Dogs Eye View: Eyes wide open, heart in check
Adopting a rescue dog is often controlled by our heart rather than our brain. We see this poor dog behind bars on a cement floor with a bed, food and water and surrounded by barking dogs. The frustration emitted by these animals is palpable.
It’s a wonder anyone can walk away saying, “not the right fit for my family.” Likewise, visiting a litter of puppies when there are only two left. How can you leave a brother or sister behind?
Yet, most of us have read or heard that litter mates are very difficult to raise in a behaviorally healthy way.
And finally, there is the “gift dog.” Oh no. This is not something you want to do to a friend or family member. Yes, sometimes it works out beautifully, and that is usually due to the sacrifice the family makes to do right by the dog in that circumstance.
With Christmas coming up, gift puppies are being born already, and the dollar signs are mounting up for breeders.
The most practical and successful way to bring a new dog into your home is to sit down and think long and hard about the time commitment. It’s generally at least twice as much as you think. Then what breed of a dog will fit your family and your lifestyle? This takes some scrutiny too.
A high-energy sporting dog or herding dog might not be the best fit for a sedentary older couple. A smaller, older rescue dog needing a home would be a good choice here. Lots of love, easy walks and couch time might fill the bill.
For active athletic families who spend a great deal of time exploring the outdoors, the brachycephalic-shaped skull of the pugs and some bulldogs prohibits long hikes in hot weather due to respiratory restrictions. And you wouldn’t even consider having your Chihuahua or Yorkie bound through the snow behind your sled or skis.
Why do you want a dog?
If it’s to teach the children responsibility, then good luck with that. Dogs are for families. That’s why we call them family dogs right?
Everyone in the family must play a role in raising this young dog. Putting your dog in the middle of a family conflict is not healthy, and the dog almost always pays the price.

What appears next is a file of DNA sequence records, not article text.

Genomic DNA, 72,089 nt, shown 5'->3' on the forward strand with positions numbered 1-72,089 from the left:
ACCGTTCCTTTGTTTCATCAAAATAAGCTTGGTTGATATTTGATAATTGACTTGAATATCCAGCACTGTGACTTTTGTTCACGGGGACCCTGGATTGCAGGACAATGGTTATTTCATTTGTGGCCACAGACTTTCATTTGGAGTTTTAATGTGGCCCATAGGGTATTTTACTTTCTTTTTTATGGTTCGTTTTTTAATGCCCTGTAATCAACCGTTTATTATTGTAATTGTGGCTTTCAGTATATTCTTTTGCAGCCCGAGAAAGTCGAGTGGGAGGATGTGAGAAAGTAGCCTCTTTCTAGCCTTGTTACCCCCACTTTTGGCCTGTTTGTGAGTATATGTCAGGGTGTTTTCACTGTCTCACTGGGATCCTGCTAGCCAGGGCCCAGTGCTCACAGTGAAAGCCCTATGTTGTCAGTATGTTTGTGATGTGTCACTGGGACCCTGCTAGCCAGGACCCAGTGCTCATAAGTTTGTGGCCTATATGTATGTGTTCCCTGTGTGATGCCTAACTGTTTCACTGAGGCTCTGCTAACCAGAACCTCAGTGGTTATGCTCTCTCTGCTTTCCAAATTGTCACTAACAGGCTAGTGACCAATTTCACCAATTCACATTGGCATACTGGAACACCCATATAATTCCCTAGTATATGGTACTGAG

Impulse purchases and credit cards make it easy to justify a split-second decision. Just say no. Go home make a list and discuss how each family member can contribute to raising a healthy well-mannered dog.
Another thing to consider is cost. Some breeds of dogs are prone to some extensive health issues. Giant breed dogs generally have a much shorter lifespan than the smaller varieties. The new and improved mixed breed/pure bred dogs are trendy and some are downright expensive.
If you are going to invest in a “pure” bred dog do your homework. How many litters a year does this breeder produce? If they can’t answer that question, then run like crazy.
Where are the mother and puppies housed? In a shed behind the barn is not adequate. What kind of early enrichment activities does the breeder provide? What kind of socialization program does the breeder use for the puppies? What does the health background of both parents look like? What kind of genetic traits are being passed down to the pups?
And how about the temperament of the parents? Can you meet both parents? The temperament of the mother dog is the first influence on the new puppies’ neurological development. If the female dog is reactive, fearful or stressed this is a direct influence on early puppy development.
So, now that I completely sound like “Scrooge” I should tell you that both of my dogs came from rehoming and rescue and we did adapt our lifestyle to coexist with our dogs. I wouldn’t change a thing. We did indeed change our life plan to help our dogs be comfortable and safe in our home.
“Yeah, right, it’s easy for you because you’re a dog trainer?” Yep, it’s easier when you have some knowledge of dog behavior and training. So, when you sit down with the family and plan how to bring the new puppy or rescue dog home, add education to your list.
There are many great books on raising kids and dogs, how to get the most out of your herding dog, training toy breeds and introductions to various dog sports among others. Give Santa a list of books and DVDs and research educated dog trainers who use humane dog friendly training methods. Get ready for a new adventure in 2017.
Laura Tyler is a certified professional dog trainer with 25-plus years of experience and has earned associate certification through the International Association of Animal Behavior Consultants as well as certified nose work instructor through the National Association of Canine Scent Work. She owns Total Teamwork Training LLC in Northwest Colorado.
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